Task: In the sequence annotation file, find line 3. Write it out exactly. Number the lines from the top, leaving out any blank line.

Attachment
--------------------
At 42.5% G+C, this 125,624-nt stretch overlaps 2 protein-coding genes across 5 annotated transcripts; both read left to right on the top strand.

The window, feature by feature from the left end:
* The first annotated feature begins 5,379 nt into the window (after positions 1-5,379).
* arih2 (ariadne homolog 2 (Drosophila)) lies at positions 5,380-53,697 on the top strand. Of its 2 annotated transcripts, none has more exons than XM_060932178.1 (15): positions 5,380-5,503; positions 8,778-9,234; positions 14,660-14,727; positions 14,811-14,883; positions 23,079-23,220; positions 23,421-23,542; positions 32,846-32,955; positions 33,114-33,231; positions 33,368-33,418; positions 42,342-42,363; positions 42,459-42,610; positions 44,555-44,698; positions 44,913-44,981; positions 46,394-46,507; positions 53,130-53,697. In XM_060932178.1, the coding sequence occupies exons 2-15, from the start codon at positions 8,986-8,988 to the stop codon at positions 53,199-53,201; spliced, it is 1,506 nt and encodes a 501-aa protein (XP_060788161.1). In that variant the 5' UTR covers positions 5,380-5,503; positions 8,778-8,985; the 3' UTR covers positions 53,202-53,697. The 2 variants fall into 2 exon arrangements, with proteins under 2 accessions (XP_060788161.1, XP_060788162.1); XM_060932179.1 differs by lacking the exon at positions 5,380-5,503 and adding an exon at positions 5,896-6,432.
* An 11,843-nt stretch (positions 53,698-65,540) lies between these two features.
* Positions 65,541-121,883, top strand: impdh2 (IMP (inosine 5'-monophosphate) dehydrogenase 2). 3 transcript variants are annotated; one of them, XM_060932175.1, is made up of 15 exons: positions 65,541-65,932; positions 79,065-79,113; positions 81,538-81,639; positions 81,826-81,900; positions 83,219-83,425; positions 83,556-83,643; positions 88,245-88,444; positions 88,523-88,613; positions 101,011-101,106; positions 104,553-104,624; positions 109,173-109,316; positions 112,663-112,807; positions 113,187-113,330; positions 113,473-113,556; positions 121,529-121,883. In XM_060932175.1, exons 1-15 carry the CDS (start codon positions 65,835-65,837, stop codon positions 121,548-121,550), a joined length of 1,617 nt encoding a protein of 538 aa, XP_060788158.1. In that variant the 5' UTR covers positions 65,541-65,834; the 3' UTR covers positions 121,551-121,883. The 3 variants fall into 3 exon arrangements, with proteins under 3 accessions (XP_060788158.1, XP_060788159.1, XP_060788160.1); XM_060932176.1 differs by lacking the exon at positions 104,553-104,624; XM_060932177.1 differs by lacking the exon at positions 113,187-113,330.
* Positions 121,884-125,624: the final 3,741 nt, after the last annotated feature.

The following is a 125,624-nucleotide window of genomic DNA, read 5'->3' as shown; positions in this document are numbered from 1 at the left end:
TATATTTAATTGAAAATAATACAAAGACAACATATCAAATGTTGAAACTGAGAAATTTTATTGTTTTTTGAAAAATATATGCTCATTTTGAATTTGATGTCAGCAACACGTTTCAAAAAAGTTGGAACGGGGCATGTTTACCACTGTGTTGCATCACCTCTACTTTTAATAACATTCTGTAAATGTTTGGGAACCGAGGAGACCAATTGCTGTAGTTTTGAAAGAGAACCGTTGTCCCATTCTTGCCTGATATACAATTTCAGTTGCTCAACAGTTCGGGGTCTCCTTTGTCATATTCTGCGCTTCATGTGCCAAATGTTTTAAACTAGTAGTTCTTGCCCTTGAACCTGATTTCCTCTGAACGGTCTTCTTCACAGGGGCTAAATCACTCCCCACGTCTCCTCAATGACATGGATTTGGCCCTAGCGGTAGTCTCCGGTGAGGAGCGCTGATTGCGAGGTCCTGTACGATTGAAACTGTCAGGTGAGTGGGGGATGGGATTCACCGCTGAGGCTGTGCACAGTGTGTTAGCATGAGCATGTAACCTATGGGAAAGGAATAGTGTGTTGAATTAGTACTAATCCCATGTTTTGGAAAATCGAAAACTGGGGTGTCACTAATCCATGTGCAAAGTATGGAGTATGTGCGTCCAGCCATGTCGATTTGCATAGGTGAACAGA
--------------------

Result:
* The first annotated feature begins 5,379 nt into the window (after positions 1-5,379).